The hinge sheet 40 (and the extension or reinforcing flap 40b), when made of a water repellant fabric, such as WeblonŽ, desirable for the marine environment, is not readily susceptible to the formation of a glue bond, thus the use of the securing strip 48. A small portion of the skirt 42, which is folded back across the hingeable side sections, may extend over the top edge portion of base sections as is shown in FIG. 3.
To eliminate the unsightly line depression resulting from the hinge, a hinge line cover sheet 50 of substantially nonstretchable fabric, such as DuonŽ Versare, is placed over the hinge reinforcing flap 40b and the attaching strips 48 during the assembly process. A strip 50a of the hinge line cover sheet 50, at free end 50b, is suitably secured to the top sheet 26 of one of the base sections, e.g., 14a, as by gluing, for example. Force is then applied to the other end 50c of the hinge line cover sheet to place the unglued portion of the sheet, including the segment thereof which overlies the hinge axis, in tension. While the sheet is under stress, a strip (comparable to strip 50a) at end 50c is also secured, as by gluing, to the top sheet 36 of the other base section, e.g., 12a. When constructed in this manner, a central segment of the hinge line cover sheet, which extends over the hinge axis, remains substantially coplanar with the free ends of the cover sheet when the base sections 12a and 14a are in their normal horizontal position. The hinge line cover fabric 50 extends substantially the entire lateral extent of the hinge axis as is illustrated in FIG. 3. The length "l" of the hinge line cover sheet must be adequate to inhibit the formation of a hinge line depression during the use of the mattress. Material is wasted if the sheet is too long. I have found that a length within the range of about 8" to 24" is satisfactory. Preferably the hinge 28 line cover sheet 50 has a length of about 10" to 15". The glue down strip 50a preferably has a width "w" within the range of about 1" to 3" or more depending upon the length of the sheet.
To complete the mattress, a top layer 52 of foam or other suitable padding material may be placed over the top surfaces of the hinged base sections as is illustrated in FIG. 3. A quilted fabric 54 may then be placed over the layer 52 and secured, e.g., by sewing, to the upper periphery of the skirts 42 via a ribbing strip 56.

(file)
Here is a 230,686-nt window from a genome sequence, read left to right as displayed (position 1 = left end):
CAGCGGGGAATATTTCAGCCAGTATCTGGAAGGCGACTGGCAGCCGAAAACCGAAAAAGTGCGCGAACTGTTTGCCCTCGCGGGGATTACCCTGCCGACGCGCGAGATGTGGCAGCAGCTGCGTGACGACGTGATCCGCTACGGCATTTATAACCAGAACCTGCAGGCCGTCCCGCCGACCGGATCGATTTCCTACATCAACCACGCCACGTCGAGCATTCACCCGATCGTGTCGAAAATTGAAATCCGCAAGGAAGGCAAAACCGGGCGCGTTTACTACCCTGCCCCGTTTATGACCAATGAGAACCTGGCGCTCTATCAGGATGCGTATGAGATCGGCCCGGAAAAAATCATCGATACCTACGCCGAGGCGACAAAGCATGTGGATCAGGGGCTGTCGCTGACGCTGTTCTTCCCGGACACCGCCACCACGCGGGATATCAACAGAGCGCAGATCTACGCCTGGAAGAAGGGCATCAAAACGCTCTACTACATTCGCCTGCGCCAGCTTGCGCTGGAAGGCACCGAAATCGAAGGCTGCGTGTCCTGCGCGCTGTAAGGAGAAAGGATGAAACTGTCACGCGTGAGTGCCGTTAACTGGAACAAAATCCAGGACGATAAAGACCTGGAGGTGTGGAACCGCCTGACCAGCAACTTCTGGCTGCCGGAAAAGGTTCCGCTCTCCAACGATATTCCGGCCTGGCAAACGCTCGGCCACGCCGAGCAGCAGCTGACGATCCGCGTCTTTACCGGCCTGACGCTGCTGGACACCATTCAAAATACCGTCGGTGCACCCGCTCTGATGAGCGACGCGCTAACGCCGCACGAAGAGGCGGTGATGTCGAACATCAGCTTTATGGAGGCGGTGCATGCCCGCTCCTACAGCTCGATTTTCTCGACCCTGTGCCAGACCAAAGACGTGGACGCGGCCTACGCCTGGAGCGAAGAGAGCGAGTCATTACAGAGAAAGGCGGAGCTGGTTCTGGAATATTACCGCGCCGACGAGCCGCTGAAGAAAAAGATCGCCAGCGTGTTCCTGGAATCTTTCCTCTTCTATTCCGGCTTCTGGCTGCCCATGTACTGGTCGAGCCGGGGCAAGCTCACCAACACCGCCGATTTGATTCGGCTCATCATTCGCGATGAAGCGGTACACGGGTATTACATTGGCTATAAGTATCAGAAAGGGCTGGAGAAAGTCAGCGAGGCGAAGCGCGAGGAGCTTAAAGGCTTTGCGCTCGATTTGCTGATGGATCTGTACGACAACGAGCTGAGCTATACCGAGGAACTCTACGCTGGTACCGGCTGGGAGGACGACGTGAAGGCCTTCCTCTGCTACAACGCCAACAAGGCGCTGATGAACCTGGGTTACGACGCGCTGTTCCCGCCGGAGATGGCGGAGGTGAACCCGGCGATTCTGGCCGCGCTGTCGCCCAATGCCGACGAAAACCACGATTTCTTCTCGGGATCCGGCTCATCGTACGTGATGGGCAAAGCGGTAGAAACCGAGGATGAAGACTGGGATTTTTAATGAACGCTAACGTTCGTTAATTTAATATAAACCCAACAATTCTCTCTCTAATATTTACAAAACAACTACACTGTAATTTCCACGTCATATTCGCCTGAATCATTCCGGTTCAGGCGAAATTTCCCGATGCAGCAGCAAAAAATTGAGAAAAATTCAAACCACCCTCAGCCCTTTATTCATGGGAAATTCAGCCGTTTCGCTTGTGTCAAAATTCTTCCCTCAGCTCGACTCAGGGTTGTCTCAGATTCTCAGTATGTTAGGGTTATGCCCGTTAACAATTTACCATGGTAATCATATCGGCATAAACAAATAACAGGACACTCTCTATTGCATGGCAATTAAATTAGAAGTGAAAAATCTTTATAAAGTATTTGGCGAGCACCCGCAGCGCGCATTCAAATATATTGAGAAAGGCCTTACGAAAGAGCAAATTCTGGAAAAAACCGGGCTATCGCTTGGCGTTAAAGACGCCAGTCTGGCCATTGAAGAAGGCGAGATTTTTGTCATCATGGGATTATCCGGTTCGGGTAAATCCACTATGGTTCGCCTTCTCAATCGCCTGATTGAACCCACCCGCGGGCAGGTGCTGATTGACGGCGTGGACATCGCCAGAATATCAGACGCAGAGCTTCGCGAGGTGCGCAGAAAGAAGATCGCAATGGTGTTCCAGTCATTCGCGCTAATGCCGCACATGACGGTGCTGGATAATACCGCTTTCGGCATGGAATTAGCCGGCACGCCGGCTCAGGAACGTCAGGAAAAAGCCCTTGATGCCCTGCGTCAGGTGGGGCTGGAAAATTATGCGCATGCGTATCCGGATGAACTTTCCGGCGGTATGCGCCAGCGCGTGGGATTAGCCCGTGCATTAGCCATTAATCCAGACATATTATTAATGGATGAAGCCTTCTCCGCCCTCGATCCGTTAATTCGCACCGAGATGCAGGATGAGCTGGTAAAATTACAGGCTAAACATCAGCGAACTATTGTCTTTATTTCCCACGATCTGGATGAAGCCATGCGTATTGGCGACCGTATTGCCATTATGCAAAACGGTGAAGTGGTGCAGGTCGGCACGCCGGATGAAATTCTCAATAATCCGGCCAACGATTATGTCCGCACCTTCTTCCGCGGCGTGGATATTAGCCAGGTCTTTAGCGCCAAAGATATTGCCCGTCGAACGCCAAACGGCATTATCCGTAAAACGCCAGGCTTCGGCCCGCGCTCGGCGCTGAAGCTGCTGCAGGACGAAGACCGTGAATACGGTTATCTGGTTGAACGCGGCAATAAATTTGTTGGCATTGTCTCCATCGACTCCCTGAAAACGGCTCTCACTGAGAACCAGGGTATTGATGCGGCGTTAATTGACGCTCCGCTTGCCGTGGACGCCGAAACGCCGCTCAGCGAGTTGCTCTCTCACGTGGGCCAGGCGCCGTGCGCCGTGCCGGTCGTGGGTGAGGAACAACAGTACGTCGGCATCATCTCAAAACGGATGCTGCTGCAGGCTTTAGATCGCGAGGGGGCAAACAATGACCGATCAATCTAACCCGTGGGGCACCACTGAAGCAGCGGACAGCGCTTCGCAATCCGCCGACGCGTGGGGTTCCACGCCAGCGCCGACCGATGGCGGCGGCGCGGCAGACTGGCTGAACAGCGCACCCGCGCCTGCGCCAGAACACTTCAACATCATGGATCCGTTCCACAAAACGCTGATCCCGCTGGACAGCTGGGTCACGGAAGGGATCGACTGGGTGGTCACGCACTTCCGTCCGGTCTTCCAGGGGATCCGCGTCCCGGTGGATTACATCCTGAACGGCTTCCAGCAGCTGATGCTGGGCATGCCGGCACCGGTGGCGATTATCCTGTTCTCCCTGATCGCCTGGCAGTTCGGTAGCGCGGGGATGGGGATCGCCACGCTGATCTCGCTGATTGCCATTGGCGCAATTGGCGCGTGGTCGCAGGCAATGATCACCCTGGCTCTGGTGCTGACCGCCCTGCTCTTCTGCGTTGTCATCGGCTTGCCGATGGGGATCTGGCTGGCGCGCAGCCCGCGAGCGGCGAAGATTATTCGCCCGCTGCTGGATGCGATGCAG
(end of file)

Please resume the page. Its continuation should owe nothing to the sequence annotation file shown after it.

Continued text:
The mattress may be of any desired configuration and size. The hinge axis may extend laterally as is illustrated in FIG. 2 or longitudinally. Once the mattress has been placed on the supporting chest, the portion normally covering an access panel (such as panel 20, FIG. 2) in the chest may be readily pivoted to allow a user to store or remove items previously stored in the chest. In addition, the hinge simplifies the task of getting the mattress into or out of a boat or other marine vessel.
There has thus been described a novel hingeable inner-spring mattress for use in the marine environment which conceals the hinge line and is simple to manufacture.
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|U.S. Classification||5/722, 5/716, 5/308|
|International Classification||A47C17/26, A47C17/04, A47C27/00|
|Cooperative Classification||A47C27/001, A47C17/26, A47C27/002, A47C17/04|
|European Classification||A47C27/00B, A47C17/26, A47C17/04, A47C27/00T|
|Apr 17, 2001||CC||Certificate of correction|
|Jan 9, 2004||FPAY||Fee payment|
Year of fee payment: 4
|Jan 7, 2008||FPAY||Fee payment|
Year of fee payment: 8
|Feb 27, 2012||REMI||Maintenance fee reminder mailed|
|Jul 18, 2012||LAPS||Lapse for failure to pay maintenance fees|
|Sep 4, 2012||FP||Expired due to failure to pay maintenance fee|
Effective date: 20120718